College and Electric Youth Are Real Human Beings

Published October 28, 2011

DAVID GRELLIER, BRONWYN GRIFFIN, AND AUSTIN GARRICK.PHOTO COURTESY OF BILLY FARRELL AGENCY

 

On the heels of the first live performance of the hit electro-pop anthem “Real Hero” from the Drive soundtrack, we descended to the basement of Scott Morrison’s 3×1 bespoke denim atelier to talk with the minds behind the music: French electronic composer David Grellier, alias College, and Austin Garrick and Bronwyn Griffin of Electric Youth. They had just finished their set, performed for hundreds of downtown night-seekers, in the shop above, and were now relaxing in what appeared to be an abandoned semi-circle diner booth. It was an appropriate setting for our meeting: all three musicians use synth and seethe to bring the “discarded” tid-bits of ’70s and ’80s pop-nostalgia fully into the modern moment. There are few genres more of the now than electro-pop, and the bands’ collaboration “Real Hero”—which has, since being featured in the film, assumed cultic allure—is proof of the possibilities and promise of that genre: its ability not only to communicate with, but also to represent the era from which it has re-emerged.

UZOAMAKA MADUKA: How did you get involved with Drive?

AUSTIN GARRICK: We were approached.

DAVID GRELLIER: We don’t know how they found out [about the song].

MADUKA: Really?

GARRICK: To this day, not sure.

GRELLIER: It’s a mystery, because we sold only 300 copies…

GARRICK: Of the original release…Which, it was two years ago that we first released it. There were pockets where there was a bit of a cult following. But it was a small, underground kind of thing. So it was amazing that they found it and that they stuck with it.MADUKA: Where were these pockets?

GRELLIER: Since the beginning, I think the main audiences were in the USA and in France, and [it makes sense because] our references and interests go that route—we are quite fascinated by American pop cultures from the seventies and eighties…

GARRICK:  And film culture.

MADUKA: That’s evident in your graphic design and aesthetic. Was it strange to have a delayed reaction to your work?

GARRICK: It happened naturally. We never laid the music for it in the first place with the intention of “Yeah, let’s make this the big Top 10 song.” It’s like, “We have this idea, it feels right, let’s make it.” It comes from a pure [place]. It was what it was. It just so happens that at the time that it did [take off], two years later, it was understood by the filmmakers. And they took it and did something with it that was just… really, it becomes so right. The film is the embodiment of what we tried to capture.

MADUKA: What was it like to see it all come together in Drive?

BRONWYN GRIFFIN: It was surreal.

GARRICK: [nods] There had been some promo clips for the movie, and we had seen those, and even then we started to realize how much this movie [captured] the feelings and sensations that we tried to [capture] in our music. They were really sensitive to that, independent of us.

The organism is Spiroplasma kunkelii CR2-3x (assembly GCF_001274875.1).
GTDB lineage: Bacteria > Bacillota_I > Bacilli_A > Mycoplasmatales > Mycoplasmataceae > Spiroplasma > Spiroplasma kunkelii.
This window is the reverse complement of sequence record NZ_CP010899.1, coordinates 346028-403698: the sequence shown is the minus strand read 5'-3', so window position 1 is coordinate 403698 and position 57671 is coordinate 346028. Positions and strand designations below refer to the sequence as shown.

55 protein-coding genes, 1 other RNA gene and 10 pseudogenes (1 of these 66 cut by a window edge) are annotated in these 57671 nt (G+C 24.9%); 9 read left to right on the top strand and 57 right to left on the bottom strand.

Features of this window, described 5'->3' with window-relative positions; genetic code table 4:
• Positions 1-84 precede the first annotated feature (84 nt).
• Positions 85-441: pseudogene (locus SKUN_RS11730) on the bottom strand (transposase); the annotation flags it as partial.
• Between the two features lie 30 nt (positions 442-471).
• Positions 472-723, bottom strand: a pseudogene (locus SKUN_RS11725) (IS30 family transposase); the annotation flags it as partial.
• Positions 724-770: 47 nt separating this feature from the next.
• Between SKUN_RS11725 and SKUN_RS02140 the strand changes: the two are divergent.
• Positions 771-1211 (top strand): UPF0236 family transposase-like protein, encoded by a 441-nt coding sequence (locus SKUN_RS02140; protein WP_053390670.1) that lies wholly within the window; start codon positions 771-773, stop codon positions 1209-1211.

GRELLIER: The director found a way [to speak] with this simple story, because the plot was very sharp. He created a great piece of art, I think. A great piece of cinema, of music, and of acting. When I saw it the first time, I cried.

 

 

MADUKA: Really?

GRELLIER: Yeah, really. Because the story is simple and beautiful. And also the music was nice. [Griffin laughs]. And it fits so well with what they want to say.

MADUKA: Have you always been great fans of film in general?

GARRICK: Oh yeah, it plays such a big part in the music we make.

GRELLIER: I try to watch one movie every day.

MADUKA: I love that.

GARRICK: For us…

GRIFFIN: …[it’s] whenever we get a moment.

GARRICK: When we record, we always have a film playing. We’ve never finished a song without having a film that’s there and a part of it. Never. It plays a big part. I’m as much a lover of film as I am of music.

GRELLIER: It has worked between us, I think, because we have the same feelings about [these sort of] things. [About] humanity… [about] the duty of a life, and of a story…

MADUKA: It makes sense, then, that you came together. How did this collaboration start?

GARRICK: We met online.

MADUKA: Match.com?

GARRICK: [laughs] No, not that kind of meeting! Although, well, [Bronwyn] and I, we’ve been dating since we were twelve years old.

MADUKA: Really! Where did you meet?

GARRICK: Dalewood Middle School in Hamilton, Ontario, Canada.

GRIFFIN: [referring to Grellier] And he’s a married man.

MADUKA: How long have you been married?

GRELLIER: Since this summer.

GARRICK: She’s very lovely, and a big part of all of our lives.

MADUKA: Impressive—so, there’s a lot of love here. It goes into your music, of course…

GARRICK: There are certain things we see eye-to-eye on that we don’t really find very often… [it’s hard to find] people with those same thoughts.

GRELLIER: It’s very rare. Maybe in my career I’ve met four musicians like that. It can change all your music, your style. We’ve worked together five years now—we don’t do a lot of [collaborations], but when we do, we do them just the way we want to do them.

MADUKA: So what do you see as the future for you all?

GARRICK: We will definitely be working on more [songs]. The thing is, our collaborations are never forced. When we have the right song, we do it.

GRELLIER: It has to occur naturally. But yes, we’ll definitely work together [again].

GARRICK: But we each have our individual thing. We just put out an EP [Right Back To You] and David [College] has an album out this year, Northern Council.

GET THAT COLLEGE ALBUMGET THAT ELECTRIC YOUTH EP.  GET THAT COLLEGE + ELECTRIC YOUTH PARTY.